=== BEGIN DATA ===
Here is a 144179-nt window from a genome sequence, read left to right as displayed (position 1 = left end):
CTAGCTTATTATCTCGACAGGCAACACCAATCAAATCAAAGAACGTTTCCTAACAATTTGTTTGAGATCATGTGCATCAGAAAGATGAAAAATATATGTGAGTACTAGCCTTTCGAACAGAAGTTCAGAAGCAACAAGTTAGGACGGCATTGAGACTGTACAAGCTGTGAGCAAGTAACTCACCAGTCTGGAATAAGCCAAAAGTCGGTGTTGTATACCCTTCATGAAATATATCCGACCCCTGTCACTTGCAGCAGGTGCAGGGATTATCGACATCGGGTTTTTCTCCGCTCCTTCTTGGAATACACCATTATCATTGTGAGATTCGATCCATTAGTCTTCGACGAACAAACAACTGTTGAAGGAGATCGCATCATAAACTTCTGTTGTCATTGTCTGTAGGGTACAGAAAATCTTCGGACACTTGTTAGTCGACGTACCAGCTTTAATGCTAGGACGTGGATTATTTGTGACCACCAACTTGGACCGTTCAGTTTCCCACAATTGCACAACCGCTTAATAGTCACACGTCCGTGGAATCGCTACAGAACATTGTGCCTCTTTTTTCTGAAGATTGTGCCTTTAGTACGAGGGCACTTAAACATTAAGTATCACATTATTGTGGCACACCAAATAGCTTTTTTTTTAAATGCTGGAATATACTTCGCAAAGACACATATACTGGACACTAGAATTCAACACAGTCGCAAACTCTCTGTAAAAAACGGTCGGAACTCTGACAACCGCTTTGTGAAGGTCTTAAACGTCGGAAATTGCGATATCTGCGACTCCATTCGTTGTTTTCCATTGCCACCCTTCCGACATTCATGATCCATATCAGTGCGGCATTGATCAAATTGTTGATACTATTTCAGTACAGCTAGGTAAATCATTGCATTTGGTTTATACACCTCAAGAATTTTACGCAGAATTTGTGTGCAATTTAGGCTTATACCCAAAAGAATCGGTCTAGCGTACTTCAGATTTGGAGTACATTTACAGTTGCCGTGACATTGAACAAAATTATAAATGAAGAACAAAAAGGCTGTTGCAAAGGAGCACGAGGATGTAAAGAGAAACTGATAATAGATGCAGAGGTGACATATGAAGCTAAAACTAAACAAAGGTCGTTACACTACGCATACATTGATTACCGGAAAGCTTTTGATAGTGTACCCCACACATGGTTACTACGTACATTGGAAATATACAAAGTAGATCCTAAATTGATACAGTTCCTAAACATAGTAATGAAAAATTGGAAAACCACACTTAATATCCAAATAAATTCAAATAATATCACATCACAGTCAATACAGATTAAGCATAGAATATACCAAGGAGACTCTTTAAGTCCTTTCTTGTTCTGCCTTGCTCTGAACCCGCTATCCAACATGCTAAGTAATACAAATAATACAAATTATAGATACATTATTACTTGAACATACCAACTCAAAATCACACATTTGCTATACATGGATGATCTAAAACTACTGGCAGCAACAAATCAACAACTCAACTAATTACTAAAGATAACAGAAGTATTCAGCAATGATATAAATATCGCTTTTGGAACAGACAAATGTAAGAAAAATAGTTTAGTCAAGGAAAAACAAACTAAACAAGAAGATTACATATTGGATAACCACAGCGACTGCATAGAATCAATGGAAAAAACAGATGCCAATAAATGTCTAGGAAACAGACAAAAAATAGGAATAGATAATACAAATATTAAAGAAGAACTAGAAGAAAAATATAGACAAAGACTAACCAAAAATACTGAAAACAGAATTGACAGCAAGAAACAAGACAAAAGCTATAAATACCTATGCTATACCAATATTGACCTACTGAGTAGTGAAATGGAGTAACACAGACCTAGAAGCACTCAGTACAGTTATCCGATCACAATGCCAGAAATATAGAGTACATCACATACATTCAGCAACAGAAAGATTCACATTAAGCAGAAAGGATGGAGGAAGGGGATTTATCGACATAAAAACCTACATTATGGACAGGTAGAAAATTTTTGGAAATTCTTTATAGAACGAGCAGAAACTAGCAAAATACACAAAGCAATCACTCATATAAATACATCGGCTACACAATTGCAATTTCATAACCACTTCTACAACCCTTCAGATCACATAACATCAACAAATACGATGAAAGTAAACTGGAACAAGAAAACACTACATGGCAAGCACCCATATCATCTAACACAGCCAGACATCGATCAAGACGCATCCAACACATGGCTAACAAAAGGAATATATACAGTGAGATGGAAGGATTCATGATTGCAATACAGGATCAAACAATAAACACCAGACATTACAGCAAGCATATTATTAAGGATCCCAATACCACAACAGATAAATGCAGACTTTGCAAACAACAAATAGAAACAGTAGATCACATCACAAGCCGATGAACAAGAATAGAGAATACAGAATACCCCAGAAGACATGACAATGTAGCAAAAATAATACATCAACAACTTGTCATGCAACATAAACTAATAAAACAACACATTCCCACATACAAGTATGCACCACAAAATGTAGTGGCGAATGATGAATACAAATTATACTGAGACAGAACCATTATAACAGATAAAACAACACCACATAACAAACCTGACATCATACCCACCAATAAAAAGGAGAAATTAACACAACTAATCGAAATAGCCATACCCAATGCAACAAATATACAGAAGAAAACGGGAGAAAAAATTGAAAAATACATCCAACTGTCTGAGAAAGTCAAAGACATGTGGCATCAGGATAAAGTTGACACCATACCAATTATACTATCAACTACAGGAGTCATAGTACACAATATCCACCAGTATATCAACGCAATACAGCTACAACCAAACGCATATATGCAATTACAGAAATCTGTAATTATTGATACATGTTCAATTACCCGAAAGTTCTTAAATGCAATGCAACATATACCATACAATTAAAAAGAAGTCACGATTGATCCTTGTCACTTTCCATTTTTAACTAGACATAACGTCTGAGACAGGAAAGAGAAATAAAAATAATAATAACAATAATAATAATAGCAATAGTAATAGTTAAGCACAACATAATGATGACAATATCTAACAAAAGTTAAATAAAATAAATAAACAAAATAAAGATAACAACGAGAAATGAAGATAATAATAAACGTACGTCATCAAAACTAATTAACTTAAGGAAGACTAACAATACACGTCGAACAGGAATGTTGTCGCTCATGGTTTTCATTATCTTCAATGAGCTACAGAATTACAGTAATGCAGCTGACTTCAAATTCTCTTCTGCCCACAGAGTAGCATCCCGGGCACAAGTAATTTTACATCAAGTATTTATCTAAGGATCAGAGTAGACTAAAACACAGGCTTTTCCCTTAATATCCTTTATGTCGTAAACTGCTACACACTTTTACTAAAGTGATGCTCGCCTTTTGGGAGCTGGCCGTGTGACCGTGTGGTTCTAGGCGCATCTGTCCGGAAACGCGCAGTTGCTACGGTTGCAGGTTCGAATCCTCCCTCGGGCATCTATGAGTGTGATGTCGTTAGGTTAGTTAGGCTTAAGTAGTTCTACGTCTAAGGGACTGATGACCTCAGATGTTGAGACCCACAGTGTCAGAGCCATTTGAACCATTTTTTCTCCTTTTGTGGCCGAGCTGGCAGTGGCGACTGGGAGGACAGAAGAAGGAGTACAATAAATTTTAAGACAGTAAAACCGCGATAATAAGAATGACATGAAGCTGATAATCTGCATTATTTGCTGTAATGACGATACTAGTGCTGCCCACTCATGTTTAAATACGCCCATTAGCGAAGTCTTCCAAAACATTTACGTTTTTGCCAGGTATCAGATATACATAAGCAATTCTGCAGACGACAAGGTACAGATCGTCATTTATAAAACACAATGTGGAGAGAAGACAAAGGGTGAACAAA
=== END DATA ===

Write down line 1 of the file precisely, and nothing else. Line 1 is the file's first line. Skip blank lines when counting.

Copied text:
Here is a 144179-nt window from a genome sequence, read left to right as displayed (position 1 = left end):